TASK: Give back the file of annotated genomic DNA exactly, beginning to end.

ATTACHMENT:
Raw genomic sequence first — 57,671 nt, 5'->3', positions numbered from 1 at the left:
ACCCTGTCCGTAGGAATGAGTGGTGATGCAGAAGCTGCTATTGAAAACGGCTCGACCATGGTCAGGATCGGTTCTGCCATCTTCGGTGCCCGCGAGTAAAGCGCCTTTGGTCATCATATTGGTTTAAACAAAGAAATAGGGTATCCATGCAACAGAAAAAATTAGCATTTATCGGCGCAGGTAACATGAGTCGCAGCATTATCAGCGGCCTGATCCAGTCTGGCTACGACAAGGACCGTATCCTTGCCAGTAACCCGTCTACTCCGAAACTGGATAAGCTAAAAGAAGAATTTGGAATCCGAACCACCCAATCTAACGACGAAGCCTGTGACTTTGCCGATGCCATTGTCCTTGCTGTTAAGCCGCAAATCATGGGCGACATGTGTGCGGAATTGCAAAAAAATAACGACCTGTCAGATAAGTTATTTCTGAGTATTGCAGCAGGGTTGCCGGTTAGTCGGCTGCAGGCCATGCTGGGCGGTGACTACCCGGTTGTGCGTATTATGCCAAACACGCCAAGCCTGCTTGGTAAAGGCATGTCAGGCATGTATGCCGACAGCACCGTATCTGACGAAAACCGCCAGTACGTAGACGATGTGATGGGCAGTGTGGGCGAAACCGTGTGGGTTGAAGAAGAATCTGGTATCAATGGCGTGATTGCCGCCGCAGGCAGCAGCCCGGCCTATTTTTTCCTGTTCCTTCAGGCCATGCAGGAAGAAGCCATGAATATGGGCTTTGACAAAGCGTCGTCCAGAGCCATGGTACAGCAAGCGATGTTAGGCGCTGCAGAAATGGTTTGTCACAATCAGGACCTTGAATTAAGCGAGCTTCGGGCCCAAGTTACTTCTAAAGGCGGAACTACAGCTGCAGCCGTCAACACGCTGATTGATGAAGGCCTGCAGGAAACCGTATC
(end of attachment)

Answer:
Raw genomic sequence first — 57,671 nt, 5'->3', positions numbered from 1 at the left:
ACCCTGTCCGTAGGAATGAGTGGTGATGCAGAAGCTGCTATTGAAAACGGCTCGACCATGGTCAGGATCGGTTCTGCCATCTTCGGTGCCCGCGAGTAAAGCGCCTTTGGTCATCATATTGGTTTAAACAAAGAAATAGGGTATCCATGCAACAGAAAAAATTAGCATTTATCGGCGCAGGTAACATGAGTCGCAGCATTATCAGCGGCCTGATCCAGTCTGGCTACGACAAGGACCGTATCCTTGCCAGTAACCCGTCTACTCCGAAACTGGATAAGCTAAAAGAAGAATTTGGAATCCGAACCACCCAATCTAACGACGAAGCCTGTGACTTTGCCGATGCCATTGTCCTTGCTGTTAAGCCGCAAATCATGGGCGACATGTGTGCGGAATTGCAAAAAAATAACGACCTGTCAGATAAGTTATTTCTGAGTATTGCAGCAGGGTTGCCGGTTAGTCGGCTGCAGGCCATGCTGGGCGGTGACTACCCGGTTGTGCGTATTATGCCAAACACGCCAAGCCTGCTTGGTAAAGGCATGTCAGGCATGTATGCCGACAGCACCGTATCTGACGAAAACCGCCAGTACGTAGACGATGTGATGGGCAGTGTGGGCGAAACCGTGTGGGTTGAAGAAGAATCTGGTATCAATGGCGTGATTGCCGCCGCAGGCAGCAGCCCGGCCTATTTTTTCCTGTTCCTTCAGGCCATGCAGGAAGAAGCCATGAATATGGGCTTTGACAAAGCGTCGTCCAGAGCCATGGTACAGCAAGCGATGTTAGGCGCTGCAGAAATGGTTTGTCACAATCAGGACCTTGAATTAAGCGAGCTTCGGGCCCAAGTTACTTCTAAAGGCGGAACTACAGCTGCAGCCGTCAACACGCTGATTGATGAAGGCCTGCAGGAAACCGTATC